But this is only a part of the problem. The second part of "GPL jihad" is that GPL implicitly positions Richard Stallman as a grand arbiter (or Grand Inquisitor ;-). I sometimes wonder if RMS is a pragmatist, who uses consistent and dramatic dogmatism as an artificial mask used to get additional visibility and achieve his financial goals a la infamous Soviet foreign minister Vyacheslav Molotov ("Mister Nyet"). That brings us to the wonders of fundamentalist thinking in a form of "GPL jihad".
A classic example of this behavior was Stallman's vendetta toward KDE project [Bezroukov2001a]. As one can see for example from RMS letter of the subject [Stallman2001] and its discussion of Slashdot this case cause substantial PR damage to the KDE project as such can be considered as a classic case of "GPL jihad". Here is one commentary on the KDE problems from Martin Cracauer's GPL Page:
Imagine you want to build a free desktop software. Such a desktop software is built from various tools that are built on top of various libraries (collections of software elements). If you use the GPL as a license for this desktop (that means, for its applications and libraries), you cannot ship applications built from these sources and other sources under licenses with additional requirements.
The UNIX desktop KDE suffered from this problem: KDE was meant to be under the GPL license (that means, the applications and higher-level libraries), but they used a middle-level library that is license-wise incompatible with the GPL. Shipping such software is illegal (except when you ship sourcecode only, not ready-to-run applications, which isn't the right thing for the end-users a desktop is targeted at).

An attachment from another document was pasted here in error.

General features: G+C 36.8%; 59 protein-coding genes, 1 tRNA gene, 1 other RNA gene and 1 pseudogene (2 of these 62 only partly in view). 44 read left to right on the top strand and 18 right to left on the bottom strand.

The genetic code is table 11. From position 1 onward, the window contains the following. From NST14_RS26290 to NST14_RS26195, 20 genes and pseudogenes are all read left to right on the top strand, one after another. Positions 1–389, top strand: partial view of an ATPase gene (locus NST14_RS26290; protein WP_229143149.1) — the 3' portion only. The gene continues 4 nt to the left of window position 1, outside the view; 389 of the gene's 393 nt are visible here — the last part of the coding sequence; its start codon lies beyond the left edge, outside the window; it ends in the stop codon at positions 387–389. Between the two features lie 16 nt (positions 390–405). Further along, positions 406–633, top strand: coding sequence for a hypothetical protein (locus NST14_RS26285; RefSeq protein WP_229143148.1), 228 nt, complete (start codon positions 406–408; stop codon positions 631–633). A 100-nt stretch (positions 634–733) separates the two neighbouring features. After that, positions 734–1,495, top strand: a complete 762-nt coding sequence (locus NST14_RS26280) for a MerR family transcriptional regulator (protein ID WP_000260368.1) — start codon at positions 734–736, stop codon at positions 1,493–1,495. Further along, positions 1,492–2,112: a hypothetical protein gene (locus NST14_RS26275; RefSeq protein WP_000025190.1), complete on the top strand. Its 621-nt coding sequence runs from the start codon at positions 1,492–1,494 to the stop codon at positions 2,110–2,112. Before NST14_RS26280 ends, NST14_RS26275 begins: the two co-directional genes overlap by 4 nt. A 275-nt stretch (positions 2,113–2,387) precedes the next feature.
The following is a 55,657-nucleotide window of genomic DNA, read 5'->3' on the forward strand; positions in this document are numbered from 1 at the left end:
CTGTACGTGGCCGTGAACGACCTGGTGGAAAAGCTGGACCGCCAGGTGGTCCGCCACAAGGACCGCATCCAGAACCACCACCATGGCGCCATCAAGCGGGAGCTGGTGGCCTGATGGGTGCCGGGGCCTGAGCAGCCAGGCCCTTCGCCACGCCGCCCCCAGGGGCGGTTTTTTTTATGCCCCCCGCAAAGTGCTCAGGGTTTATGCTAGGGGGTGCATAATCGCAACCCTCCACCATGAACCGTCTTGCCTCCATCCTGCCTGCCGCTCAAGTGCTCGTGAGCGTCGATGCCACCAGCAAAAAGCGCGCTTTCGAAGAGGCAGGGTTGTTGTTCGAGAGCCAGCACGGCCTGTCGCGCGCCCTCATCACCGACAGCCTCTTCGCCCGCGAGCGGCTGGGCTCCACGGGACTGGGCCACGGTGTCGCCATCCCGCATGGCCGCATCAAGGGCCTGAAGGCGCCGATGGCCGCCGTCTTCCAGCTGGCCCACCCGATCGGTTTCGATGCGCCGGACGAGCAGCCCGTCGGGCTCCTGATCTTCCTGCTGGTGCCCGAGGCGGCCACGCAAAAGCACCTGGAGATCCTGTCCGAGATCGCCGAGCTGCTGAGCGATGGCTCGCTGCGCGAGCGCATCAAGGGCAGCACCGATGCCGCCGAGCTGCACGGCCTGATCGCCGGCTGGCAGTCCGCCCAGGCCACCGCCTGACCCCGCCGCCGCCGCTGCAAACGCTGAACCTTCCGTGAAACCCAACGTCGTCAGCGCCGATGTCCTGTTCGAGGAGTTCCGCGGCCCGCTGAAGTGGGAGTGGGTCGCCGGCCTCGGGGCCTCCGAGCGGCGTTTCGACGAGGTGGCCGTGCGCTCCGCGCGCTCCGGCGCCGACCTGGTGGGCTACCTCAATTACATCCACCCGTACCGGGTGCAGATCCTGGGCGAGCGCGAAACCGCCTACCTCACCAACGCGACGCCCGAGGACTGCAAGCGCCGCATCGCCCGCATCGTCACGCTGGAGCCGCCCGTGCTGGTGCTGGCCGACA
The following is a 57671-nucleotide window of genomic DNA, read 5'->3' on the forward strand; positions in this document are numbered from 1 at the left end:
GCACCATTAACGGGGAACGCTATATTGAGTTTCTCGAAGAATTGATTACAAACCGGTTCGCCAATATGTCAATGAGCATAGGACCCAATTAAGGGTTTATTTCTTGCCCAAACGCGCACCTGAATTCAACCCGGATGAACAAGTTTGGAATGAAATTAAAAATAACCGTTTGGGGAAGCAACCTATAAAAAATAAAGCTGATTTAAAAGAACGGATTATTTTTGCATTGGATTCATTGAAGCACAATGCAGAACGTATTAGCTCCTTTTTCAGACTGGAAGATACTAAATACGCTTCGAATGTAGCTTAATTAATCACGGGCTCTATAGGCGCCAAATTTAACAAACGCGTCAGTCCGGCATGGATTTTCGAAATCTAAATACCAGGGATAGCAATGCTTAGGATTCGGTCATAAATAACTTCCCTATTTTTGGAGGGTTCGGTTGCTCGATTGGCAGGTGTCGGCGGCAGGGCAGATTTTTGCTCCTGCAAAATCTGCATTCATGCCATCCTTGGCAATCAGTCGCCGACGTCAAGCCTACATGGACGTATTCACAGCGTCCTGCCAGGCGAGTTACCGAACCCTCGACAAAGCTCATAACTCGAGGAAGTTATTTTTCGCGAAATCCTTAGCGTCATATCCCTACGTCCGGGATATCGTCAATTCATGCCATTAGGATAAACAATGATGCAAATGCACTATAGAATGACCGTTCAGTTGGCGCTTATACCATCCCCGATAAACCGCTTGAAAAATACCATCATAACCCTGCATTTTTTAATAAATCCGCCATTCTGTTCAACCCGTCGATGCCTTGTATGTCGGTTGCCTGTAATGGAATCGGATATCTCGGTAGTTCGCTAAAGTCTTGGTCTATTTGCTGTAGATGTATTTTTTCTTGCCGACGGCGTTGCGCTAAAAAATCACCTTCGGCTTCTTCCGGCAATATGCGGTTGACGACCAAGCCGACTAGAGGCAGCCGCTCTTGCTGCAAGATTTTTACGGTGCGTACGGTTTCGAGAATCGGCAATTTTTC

The KDE folks could have changed their license to a non-GPL one, which would solve the problem with the middle-level license. But the GPL with its virus character would still damage such a project. For a desktop software framework like KDE, it is a requirement to take existing applications and change them in a way that the user interface (and other features) are compatible with the rest of the KDE desktop, so that the user finds familiar with all applications on his/her desktop. But if the application to be integrated is licensed under the GPL, it would in turn be illegal to put it together with the imagined non-GPL KDE system. So, the level of "fault" changes, but the result is the same: You cannot legally ship your complete ready-to-run desktop package.
Actually before KDE Jihad I used to support GPL and never thought much about it's more subtle properties[Bezroukov1999a]. But it is perfectly true that connection to Anarchism implicitly brings to GPL the level of intolerance that is so common among radical movements. Just reread the history of Bakunin feuds.